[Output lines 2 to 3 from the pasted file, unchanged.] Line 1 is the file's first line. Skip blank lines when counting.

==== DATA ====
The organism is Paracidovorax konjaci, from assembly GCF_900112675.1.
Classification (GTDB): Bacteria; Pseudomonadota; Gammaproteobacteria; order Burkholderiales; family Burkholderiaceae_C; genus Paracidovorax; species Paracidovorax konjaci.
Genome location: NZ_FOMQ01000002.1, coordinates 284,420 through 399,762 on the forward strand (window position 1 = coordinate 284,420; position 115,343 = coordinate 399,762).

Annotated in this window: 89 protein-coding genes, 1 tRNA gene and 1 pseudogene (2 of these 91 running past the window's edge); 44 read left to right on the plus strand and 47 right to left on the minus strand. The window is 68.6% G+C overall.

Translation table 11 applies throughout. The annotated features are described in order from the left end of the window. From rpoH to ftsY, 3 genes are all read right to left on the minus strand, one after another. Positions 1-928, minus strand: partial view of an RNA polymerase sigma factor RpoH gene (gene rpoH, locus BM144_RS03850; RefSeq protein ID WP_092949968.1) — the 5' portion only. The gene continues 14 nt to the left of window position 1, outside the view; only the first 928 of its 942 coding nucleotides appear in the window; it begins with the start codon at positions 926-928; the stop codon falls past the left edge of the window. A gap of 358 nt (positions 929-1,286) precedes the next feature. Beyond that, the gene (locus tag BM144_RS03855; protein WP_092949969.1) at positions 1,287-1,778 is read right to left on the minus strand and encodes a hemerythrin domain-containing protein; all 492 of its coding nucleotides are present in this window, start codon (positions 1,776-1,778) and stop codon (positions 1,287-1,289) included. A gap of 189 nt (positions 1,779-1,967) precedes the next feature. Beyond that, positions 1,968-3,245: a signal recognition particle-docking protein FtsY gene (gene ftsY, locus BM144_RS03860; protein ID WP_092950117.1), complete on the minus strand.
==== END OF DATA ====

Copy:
Classification (GTDB): Bacteria; Pseudomonadota; Gammaproteobacteria; order Burkholderiales; family Burkholderiaceae_C; genus Paracidovorax; species Paracidovorax konjaci.
Genome location: NZ_FOMQ01000002.1, coordinates 284,420 through 399,762 on the forward strand (window position 1 = coordinate 284,420; position 115,343 = coordinate 399,762).